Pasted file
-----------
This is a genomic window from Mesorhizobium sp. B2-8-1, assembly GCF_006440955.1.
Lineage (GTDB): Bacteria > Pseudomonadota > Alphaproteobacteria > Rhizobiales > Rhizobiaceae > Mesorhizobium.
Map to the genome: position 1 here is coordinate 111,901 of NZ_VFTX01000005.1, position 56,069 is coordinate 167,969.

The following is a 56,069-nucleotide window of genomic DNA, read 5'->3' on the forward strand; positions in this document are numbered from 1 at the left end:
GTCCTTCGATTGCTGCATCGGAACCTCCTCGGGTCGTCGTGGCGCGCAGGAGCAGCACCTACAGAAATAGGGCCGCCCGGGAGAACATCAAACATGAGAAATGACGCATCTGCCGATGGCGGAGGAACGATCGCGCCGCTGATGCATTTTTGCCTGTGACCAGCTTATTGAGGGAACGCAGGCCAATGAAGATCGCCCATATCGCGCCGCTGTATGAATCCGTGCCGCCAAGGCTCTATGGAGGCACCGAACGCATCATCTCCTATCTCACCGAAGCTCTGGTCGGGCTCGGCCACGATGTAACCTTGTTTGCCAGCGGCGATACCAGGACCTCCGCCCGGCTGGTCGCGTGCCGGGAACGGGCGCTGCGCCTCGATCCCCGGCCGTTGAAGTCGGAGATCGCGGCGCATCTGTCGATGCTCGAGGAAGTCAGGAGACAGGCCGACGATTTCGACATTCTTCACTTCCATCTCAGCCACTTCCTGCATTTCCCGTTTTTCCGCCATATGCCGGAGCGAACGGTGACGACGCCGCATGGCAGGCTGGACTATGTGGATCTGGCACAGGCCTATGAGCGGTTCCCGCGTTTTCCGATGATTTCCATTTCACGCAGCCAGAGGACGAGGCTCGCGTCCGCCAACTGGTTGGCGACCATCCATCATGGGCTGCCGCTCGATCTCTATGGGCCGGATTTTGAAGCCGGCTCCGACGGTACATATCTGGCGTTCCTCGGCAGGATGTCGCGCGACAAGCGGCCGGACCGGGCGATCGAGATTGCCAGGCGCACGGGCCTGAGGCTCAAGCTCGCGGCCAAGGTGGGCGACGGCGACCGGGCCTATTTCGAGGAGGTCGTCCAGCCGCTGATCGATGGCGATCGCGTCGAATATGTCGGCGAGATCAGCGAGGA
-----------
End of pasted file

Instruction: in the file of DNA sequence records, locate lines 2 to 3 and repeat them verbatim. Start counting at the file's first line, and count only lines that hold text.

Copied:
Lineage (GTDB): Bacteria > Pseudomonadota > Alphaproteobacteria > Rhizobiales > Rhizobiaceae > Mesorhizobium.
Map to the genome: position 1 here is coordinate 111,901 of NZ_VFTX01000005.1, position 56,069 is coordinate 167,969.